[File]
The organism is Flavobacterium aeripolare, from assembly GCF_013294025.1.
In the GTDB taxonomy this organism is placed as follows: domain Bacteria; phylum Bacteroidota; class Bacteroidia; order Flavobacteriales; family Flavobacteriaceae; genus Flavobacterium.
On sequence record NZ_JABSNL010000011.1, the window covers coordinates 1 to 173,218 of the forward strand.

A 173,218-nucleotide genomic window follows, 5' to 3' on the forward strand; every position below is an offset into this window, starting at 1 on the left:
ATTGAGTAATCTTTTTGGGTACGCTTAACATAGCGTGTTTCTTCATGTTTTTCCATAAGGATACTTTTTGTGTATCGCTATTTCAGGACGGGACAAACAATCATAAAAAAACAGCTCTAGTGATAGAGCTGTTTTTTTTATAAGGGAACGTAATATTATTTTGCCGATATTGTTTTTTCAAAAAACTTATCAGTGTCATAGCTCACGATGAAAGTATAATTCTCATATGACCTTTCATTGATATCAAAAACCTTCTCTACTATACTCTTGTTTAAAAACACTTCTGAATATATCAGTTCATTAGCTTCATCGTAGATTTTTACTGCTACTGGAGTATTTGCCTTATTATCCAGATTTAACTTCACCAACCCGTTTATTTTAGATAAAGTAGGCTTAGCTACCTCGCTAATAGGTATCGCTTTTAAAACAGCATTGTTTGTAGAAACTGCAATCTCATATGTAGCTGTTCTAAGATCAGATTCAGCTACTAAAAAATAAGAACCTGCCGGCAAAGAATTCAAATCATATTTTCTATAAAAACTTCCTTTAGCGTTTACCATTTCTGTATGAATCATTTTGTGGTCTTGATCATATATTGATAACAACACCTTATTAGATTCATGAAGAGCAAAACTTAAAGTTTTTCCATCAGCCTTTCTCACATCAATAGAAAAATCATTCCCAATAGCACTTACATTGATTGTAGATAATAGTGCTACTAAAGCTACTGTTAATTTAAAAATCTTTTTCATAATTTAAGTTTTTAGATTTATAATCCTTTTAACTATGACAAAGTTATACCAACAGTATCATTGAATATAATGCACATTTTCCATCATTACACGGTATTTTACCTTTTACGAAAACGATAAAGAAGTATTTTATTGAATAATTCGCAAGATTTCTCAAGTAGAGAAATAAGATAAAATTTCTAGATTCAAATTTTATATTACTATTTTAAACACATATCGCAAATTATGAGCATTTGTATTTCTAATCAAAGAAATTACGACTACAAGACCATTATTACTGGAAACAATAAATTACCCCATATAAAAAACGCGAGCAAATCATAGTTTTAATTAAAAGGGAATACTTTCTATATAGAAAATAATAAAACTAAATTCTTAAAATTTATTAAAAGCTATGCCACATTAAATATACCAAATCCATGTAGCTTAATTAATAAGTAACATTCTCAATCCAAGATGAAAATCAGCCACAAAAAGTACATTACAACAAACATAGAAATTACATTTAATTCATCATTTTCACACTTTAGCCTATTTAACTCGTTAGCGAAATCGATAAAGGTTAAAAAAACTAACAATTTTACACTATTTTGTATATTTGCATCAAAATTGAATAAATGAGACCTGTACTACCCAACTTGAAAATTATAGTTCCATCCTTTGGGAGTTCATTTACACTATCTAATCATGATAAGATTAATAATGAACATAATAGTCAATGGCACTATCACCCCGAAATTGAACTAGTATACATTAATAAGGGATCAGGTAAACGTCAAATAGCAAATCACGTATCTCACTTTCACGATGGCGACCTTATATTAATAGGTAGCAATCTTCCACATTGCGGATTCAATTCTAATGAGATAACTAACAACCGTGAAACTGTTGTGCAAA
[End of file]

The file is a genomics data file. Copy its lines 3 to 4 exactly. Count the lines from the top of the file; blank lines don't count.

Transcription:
On sequence record NZ_JABSNL010000011.1, the window covers coordinates 1 to 173,218 of the forward strand.

A 173,218-nucleotide genomic window follows, 5' to 3' on the forward strand; every position below is an offset into this window, starting at 1 on the left: